CCE Theses and Dissertations

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Date of Award


Document Type

Dissertation - NSU Access Only

Degree Name

Doctor of Philosophy (PhD)


College of Computing and Engineering


Martha M. Snyder

Committee Member

Junping Sun

Committee Member

Ling Wang


computer engineering, data, human labor, knowledge management (KM), machine learning, text classification


Organization of documents for quick and easy access is an essential component of knowledge management (KM) in technical teams. One advantageous and effective way of organizing these documents is to catalog them by a fixed set of specific knowledge categories. For large-scale technical companies, the number of categories can reach thousands or even tens of thousands, which makes cataloging especially useful.

Text classification (TC) is a sophisticated process that involves data pre-processing, transformation, dimensionality reduction, application of classification techniques, classifier evaluation, and classifier validation. To date, TC remains a prominent research topic and still depends on human labor rather than on machine learning. It is a relatively new area of research and remains in an early phase.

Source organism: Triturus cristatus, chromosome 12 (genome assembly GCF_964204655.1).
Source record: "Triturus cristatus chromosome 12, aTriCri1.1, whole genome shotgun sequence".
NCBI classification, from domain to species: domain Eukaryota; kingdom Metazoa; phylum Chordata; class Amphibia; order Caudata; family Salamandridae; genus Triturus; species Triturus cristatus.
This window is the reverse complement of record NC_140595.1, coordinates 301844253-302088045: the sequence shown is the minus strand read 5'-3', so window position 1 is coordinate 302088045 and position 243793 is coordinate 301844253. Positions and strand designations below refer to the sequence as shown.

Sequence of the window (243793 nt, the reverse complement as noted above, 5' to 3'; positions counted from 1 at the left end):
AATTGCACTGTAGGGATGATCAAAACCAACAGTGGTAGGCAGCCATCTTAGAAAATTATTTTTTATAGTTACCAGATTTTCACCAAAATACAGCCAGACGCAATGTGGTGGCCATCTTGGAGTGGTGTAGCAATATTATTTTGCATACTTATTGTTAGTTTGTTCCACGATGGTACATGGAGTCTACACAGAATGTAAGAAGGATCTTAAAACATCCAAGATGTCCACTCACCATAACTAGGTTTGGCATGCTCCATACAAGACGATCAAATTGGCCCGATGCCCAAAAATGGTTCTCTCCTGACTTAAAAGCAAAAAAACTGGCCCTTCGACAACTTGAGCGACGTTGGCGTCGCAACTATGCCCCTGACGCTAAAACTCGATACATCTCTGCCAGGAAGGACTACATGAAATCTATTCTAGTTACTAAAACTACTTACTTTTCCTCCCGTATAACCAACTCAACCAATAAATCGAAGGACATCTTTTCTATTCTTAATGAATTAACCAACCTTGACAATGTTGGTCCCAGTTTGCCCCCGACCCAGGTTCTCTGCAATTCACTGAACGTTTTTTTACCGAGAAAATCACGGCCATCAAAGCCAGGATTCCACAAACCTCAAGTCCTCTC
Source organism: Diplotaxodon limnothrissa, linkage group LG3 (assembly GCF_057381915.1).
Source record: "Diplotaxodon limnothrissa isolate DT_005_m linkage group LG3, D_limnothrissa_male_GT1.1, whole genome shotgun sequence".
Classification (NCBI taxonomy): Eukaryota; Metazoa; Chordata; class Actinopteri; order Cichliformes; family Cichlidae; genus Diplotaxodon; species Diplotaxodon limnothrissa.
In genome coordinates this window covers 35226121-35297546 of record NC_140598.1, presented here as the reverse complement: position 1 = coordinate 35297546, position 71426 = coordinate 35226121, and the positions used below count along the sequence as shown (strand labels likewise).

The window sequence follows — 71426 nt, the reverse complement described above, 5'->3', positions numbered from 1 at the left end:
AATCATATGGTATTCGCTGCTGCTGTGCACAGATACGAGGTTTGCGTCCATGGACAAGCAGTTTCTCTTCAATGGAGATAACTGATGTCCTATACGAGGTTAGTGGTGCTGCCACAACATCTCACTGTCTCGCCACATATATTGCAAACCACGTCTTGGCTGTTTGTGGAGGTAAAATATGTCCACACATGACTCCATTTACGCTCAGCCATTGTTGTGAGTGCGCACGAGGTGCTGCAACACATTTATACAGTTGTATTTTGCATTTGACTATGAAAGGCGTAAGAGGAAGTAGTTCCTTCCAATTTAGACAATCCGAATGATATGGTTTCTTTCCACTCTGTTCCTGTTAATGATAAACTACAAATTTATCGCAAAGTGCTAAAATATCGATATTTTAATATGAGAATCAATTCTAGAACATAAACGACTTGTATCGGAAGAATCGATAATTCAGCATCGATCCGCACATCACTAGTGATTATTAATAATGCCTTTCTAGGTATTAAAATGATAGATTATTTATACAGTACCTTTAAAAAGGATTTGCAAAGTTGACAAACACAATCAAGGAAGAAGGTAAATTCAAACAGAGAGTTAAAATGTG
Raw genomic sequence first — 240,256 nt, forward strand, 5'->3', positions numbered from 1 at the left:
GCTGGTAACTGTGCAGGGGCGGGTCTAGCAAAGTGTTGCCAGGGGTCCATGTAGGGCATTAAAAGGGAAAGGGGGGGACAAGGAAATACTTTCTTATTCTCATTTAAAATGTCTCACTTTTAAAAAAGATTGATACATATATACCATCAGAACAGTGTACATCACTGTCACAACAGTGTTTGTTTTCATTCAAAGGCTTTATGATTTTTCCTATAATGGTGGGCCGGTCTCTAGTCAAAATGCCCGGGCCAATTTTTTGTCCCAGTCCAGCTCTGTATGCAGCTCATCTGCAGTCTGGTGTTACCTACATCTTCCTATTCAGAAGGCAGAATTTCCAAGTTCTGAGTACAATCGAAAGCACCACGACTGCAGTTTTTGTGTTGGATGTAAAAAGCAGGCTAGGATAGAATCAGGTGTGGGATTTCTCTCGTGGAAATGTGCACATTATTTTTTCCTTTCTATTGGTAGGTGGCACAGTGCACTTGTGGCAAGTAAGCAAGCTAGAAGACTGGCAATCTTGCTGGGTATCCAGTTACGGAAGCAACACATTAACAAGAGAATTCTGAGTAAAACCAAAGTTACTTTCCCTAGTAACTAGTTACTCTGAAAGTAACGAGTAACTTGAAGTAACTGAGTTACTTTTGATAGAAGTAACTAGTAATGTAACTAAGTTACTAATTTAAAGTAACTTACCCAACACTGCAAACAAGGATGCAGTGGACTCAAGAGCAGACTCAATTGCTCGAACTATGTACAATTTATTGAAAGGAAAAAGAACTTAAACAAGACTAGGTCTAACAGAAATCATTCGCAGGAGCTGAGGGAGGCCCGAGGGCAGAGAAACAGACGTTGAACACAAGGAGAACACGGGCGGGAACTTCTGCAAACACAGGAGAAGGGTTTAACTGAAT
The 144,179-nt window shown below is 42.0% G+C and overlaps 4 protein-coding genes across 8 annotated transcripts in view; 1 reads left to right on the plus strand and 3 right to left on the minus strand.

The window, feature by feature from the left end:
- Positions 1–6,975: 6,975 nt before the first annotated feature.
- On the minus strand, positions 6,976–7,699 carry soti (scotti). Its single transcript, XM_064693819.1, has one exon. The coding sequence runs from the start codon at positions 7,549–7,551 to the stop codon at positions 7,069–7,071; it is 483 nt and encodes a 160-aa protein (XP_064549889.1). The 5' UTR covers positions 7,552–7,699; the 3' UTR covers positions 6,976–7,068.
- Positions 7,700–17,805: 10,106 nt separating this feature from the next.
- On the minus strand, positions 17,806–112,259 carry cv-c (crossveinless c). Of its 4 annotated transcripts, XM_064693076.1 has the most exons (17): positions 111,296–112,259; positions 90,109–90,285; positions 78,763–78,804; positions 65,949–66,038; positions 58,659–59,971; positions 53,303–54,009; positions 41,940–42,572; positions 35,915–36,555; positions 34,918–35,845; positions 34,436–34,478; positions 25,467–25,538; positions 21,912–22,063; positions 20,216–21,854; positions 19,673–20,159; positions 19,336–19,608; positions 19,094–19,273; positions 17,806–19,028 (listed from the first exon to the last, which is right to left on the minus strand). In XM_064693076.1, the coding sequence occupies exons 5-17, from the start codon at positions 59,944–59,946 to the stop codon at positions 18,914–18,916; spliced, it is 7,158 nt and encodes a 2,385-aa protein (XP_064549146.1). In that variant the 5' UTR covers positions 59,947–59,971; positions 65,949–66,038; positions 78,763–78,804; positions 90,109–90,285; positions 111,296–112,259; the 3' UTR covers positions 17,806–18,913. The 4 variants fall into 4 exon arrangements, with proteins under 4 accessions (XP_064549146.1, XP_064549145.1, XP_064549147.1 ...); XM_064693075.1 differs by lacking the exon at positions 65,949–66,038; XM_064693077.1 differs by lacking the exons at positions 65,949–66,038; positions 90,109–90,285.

The goal was to develop and evaluate a prototype model that used machine learning algorithms to classify technical documentation in a KM system for a financial institution. Using a design-science research methodology, the study was carried out in seven phases: identify a proper data representation technique, develop a prototype text classification model, collect stakeholder feedback, analyze survey data, validate the model internally based in stakeholder input, review the final prototype via focus group discussion, and analyze focus group data.

A prototype model that uses machine learning algorithms was developed to address the problematic aspects of the classification of technical documentation in KM system. Traditional and several state-of-the-art deep learning models were compared and evaluated. An online survey was designed and administered to collect qualitative and quantitative data to evaluate the Perceived Usefulness and the Perceived Ease-of-Use of the model. Last, the model was updated and the final prototype was reviewed via a focus group to solicit more detailed responses regarding the development of the model and answer some key questions. The focus group discussion found the model to be useful and easy to use. The panel’s comments showed that the model could effectively save time finding the needed information in the documents and help in the day-to-day job.

This research contributes to the field of computer information systems and KM by examining several promising contemporary TC methods to determine if they can provide satisfactory classification performance in knowledge discovery of financial technical documentation.

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